Published in Cancer Detection and Prevention 1999; 23(4):290-296.

Percutaneous Progesterone Use and Risk of Breast Cancer: Results From a French Cohort Study of Premenopausal Women with Benign Breast Disease

G. Plu-Bureau, M.D., Ph.D.,a,b M. G. Lê, M.D.,a J. C. Thalabard, M.D., Ph.D.,b R. Sitruk-Ware, M.D.,b and P. Mauvais-Jarvis, M.D.b

a INSERM, Gustave-Roussy Institute, Villejuif, France, and b Department of Reproductive Endocrinology, Necker Hospital, Paris, France

Address all correspondence and reprint requests to: G. Plu-Bureau, M.D., Medecine de la Reproduction, Hopital Necker, 149, Rue de Sèvres, 75015 Paris, France.

ABSTRACT: Percutaneous progesterone topically applied on the breast has been proposed and widely used in the relief of mastalgia and benign breast disease by numerous gynecologists and general practitioners. However, its chronic use has never been evaluated in relation to breast cancer risk. The association between percutaneous progesterone use and the risk of breast cancer was evaluated in a cohort study of 1150 premenopausal French women with benign breast disease diagnosed in two breast clinics between 1976 and 1979. The follow-up accumulated 12,462 person-years. Percutaneous progesterone had been prescribed to 58% of the women. There was no association between breast cancer risk and the use of percutaneous progesterone (RR = 0.8; 95% confidence interval 0.4-1.6). Although the combined treatment of oral progestogens with percutaneous progesterone significantly decreased the risk of breast cancer (RR = 0.5; 95% confidence interval 0.2-0.9) as compared with nonusers, there was no significant difference in the risk of breast cancer in percutaneous progesterone users versus nonusers among oral progestogen users. Taken together, these results suggest at least an absence of deleterious effects caused by percutaneous progesterone use in women with benign breast disease.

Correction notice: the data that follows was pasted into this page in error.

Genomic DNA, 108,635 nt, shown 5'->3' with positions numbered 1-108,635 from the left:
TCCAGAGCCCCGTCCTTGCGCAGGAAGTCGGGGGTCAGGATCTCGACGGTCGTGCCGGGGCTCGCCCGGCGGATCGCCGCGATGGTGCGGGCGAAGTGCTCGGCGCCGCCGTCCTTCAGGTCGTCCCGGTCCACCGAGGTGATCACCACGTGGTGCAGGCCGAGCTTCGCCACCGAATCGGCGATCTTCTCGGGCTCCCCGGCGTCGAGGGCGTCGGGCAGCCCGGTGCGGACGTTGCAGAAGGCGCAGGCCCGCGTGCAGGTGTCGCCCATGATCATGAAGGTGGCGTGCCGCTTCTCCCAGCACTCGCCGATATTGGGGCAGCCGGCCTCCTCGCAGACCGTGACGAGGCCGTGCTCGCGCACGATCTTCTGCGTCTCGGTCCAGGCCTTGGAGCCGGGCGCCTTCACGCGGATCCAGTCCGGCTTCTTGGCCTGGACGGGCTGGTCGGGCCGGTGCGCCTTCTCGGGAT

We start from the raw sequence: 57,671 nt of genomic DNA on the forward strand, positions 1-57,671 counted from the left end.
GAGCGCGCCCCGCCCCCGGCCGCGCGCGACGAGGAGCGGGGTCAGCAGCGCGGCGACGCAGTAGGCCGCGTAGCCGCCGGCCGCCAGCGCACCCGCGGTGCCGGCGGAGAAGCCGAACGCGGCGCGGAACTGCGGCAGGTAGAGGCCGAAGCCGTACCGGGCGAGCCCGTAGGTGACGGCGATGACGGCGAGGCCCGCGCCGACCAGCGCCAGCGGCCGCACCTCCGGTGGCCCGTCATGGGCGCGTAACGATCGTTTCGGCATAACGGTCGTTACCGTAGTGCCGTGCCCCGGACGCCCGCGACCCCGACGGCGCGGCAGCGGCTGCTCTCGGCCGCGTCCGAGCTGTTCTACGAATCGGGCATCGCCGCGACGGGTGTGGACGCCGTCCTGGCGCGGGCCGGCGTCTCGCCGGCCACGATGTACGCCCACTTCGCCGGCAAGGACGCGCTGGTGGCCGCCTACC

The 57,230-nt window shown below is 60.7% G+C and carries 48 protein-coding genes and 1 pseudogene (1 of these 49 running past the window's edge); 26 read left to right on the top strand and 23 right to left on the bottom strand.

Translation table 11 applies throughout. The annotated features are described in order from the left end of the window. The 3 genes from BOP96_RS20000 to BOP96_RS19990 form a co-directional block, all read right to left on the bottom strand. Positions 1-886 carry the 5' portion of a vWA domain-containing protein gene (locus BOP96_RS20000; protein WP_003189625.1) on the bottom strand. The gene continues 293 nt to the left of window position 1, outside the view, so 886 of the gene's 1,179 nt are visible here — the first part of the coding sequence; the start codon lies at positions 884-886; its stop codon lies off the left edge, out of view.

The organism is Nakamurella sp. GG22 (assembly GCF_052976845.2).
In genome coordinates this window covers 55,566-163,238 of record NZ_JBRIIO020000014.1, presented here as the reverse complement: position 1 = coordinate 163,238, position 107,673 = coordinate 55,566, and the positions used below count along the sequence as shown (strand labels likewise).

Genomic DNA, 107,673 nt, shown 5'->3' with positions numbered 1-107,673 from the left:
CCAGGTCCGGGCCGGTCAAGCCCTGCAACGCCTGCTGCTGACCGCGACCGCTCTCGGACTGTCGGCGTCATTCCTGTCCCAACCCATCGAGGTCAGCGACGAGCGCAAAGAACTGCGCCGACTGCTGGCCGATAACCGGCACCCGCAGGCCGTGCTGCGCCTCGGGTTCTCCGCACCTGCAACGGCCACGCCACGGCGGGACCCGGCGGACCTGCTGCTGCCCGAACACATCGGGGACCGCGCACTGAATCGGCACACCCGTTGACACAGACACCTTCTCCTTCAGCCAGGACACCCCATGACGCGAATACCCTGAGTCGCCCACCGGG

KEY WORDS: benign breast disease, breast cancer, cohort study, progesterone use.